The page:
Edmonton city councillors have given final approval to a property tax freeze for 2021 despite an increase to the city’s provincial education tax requisition.
On Monday morning, council voted to keep the overall tax increase at zero per cent, as first decided in the 2021 budget approval last fall, by using $5.3 million in taxation revenue to offset the increased education tax amount. This is the city’s first tax freeze since 1997.
Without any change, the tax rate for non-residential properties would have gone up by 0.7 per cent and residences would have had a increase of 0.1 per cent. Mary Persson, the city’s chief financial officer, said the city is able to use assessment growth revenue to bring down the municipal tax portion and, in turn, offset the education tax requisition.
Although the provincial government implemented a education tax freeze for 2021, Persson said market value fluctuations and a lower amount collected in 2020 have led to the increase in Edmonton.
“In an effort to maintain no overall tax increase, administration is recommending a municipal tax decrease of 0.7 per cent in the non-residential category as well as a reduction in the education requisition for both residential and non-residential properties,” Persson said in a report to council. “The resulting combined municipal tax decrease would be 0.3 per cent after factoring in no tax increase for the residential subclass approved previously in fall 2020.”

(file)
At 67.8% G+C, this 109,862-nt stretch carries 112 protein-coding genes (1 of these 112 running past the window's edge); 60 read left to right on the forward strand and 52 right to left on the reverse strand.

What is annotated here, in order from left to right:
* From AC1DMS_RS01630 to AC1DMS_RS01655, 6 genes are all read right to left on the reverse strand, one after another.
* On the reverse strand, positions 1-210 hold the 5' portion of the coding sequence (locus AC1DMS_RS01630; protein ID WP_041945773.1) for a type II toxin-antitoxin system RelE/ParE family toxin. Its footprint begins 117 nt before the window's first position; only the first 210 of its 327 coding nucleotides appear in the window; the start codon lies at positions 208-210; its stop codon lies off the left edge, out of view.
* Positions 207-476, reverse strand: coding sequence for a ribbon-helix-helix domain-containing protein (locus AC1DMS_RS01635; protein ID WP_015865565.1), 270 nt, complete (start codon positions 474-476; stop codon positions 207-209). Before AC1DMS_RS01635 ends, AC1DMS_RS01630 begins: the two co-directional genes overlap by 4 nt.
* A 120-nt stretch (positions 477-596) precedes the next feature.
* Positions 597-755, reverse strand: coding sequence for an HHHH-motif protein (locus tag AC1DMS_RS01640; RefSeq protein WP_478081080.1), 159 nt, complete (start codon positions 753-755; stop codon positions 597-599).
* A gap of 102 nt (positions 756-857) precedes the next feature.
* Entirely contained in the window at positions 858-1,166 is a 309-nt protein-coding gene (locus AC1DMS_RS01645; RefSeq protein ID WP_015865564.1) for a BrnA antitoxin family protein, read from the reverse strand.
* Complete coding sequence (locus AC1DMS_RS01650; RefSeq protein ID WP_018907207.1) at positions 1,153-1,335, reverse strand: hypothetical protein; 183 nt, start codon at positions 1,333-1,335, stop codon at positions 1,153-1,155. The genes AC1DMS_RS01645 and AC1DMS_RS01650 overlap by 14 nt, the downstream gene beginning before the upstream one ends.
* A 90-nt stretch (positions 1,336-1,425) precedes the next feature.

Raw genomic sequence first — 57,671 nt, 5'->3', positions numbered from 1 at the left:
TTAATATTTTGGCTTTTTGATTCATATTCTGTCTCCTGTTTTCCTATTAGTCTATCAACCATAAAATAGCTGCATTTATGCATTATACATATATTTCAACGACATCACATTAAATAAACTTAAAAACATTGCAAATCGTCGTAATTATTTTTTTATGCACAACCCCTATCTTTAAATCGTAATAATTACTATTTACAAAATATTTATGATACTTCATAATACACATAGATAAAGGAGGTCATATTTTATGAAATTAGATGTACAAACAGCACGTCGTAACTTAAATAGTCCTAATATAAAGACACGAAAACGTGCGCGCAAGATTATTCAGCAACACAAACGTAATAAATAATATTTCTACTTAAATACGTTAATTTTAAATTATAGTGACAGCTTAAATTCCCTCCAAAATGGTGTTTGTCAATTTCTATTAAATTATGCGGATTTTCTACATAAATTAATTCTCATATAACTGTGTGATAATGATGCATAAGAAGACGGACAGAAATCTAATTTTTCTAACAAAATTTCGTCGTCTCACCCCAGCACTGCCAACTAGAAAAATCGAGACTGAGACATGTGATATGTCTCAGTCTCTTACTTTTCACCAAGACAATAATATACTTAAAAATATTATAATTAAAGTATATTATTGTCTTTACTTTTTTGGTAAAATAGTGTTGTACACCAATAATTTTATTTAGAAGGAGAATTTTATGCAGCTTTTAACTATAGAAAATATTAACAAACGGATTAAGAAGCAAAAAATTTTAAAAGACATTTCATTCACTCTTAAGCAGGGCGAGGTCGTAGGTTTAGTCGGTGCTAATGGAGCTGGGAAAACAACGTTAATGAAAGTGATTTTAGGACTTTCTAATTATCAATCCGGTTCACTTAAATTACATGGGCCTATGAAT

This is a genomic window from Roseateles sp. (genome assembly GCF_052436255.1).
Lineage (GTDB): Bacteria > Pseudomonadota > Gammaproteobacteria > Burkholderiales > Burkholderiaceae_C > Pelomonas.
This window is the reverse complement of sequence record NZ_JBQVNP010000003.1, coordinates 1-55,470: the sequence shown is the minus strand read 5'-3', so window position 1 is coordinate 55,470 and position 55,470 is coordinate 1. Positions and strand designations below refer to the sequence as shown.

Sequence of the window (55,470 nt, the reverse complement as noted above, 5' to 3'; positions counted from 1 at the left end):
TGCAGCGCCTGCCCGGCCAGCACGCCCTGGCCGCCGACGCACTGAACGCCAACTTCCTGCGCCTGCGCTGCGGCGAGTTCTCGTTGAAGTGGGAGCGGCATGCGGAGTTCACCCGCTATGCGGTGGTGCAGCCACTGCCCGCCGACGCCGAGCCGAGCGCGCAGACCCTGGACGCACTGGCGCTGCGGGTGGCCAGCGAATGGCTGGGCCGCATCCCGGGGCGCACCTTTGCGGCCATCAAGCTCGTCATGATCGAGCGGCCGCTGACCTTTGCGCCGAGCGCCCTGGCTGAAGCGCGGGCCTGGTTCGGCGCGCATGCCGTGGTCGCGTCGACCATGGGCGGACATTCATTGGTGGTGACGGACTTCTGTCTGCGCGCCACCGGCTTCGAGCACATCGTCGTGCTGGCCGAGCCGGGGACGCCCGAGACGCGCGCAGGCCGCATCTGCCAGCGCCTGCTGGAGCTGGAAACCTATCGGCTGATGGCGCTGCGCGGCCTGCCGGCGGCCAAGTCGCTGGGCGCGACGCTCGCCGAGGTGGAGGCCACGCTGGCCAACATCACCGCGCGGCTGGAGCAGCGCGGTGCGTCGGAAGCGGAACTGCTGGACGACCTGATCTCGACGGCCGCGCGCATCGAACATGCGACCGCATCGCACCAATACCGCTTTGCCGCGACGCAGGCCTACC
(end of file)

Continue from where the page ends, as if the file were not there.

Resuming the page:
Coun. Mike Nickel was the only vote against approval of the budget. With the tax levy now approved, notices will be sent out to property owners in late May and taxes are due by June 30 to avoid late fees.
The tax freeze doesn’t mean that bills won’t go up or down for some property owners. That depends on changes to property assessment values, which owners were notified of in February. Properties with a typical assessment decrease will likely see their property tax bills on par with last year while those that saw a property assessment increase could see their bills go up, even with the tax freeze in effect.
Homeowners of a house around the $380,500 mark will pay about $2,669 in property taxes.
More to come.